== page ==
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Running through the opening of Dragon Quest IX, I finally found a shop where I could outfit my main character. As an adherent to the time-honored philosophy of "weapons first; cover up nudity with whatever's left," I dove straight into the armaments and discovered I could equip a fan.
"Hey, you don't get to use one of these very often!" I thought, and was about to make my purchase when a pang of self-consciousness made me hesitate. Would I be respected as a fan wielder? Maybe it would just be best to go with a sword. They're classic. Dependable. Pointy.
Then it hit me: Why was I worrying about my weapon of choice when videogame history is already filled with all sorts of pacifistic-yet-deadly weaponry?
While armed warfare has predominantly leaned toward various ways to lodge pieces of metal in your opponent's body, there is still a whole room in the gaming armory dedicated to objects such as bubbles. The bubble giveth life to the underwater plumber or hedgehog, but taketh it away from so many more. In the real world, the best a bubble can hope to do is get soap residue in your eye as it drifts kamikaze-like against your face; but in games, the humble bubble can become a wobbly sphere of concentrated pain, a swarm capable of taking down a player or enemy like a death squad of Scrubbing Bubbles brandishing adorable little switchblades.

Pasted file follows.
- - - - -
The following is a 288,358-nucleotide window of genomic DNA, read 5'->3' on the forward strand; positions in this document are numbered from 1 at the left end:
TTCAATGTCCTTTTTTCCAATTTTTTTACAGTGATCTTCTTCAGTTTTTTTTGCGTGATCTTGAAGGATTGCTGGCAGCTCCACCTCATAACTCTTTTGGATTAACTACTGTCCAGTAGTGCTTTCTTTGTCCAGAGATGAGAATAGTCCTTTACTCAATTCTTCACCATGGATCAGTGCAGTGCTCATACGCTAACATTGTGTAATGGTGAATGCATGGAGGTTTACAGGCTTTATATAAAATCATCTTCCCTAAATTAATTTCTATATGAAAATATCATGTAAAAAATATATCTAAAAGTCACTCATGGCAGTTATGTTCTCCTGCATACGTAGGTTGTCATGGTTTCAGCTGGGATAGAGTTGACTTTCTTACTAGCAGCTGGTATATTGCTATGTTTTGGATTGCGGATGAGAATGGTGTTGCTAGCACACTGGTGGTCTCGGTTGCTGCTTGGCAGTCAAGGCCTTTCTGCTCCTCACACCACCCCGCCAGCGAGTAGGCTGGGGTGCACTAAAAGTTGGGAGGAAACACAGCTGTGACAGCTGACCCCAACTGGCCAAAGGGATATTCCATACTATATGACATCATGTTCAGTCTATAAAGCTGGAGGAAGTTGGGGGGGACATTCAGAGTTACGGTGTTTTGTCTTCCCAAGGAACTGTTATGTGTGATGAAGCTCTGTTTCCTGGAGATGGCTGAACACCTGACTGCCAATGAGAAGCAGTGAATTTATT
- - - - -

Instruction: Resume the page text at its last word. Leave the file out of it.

The reach of bubbles as weaponry is pretty widespread. Bubble Bobble's iconic dragons, Bub and Bob, are fearsome bubble-breathers, while "Bubble" is a water attack in Pokémon that sends a deadly crawl of effervescent spit toward your foe.
The most famous of the bubble attacks, however, has to be the Bubble Lead from Mega Man 2. It is a name that has confounded players for more than two decades. Is it "lead" because the bubbles are heavy and travel along the ground or is it simply "lead" as in the slang term for ammunition? Either way, it sounds like Capcom was trying to compensate for something.
Bubble Lead is among the line of quirkier weapons that fail to have much effect on many enemies but to which Dr. Wily loves making himself vulnerable. Does he do it on purpose? If he feels like he has to go down, he'd rather make his enemy have to lob bubbles or spin like a top to do so?
Sticking to the weaker end of the elemental spectrum, puffs of air are granted a license to kill as well. We could go back to Mega Man and his propensity for firing what look like those little whirlwinds you sometimes see whip up in parking lots, but Kirby has always had a built-in air cannon all his own.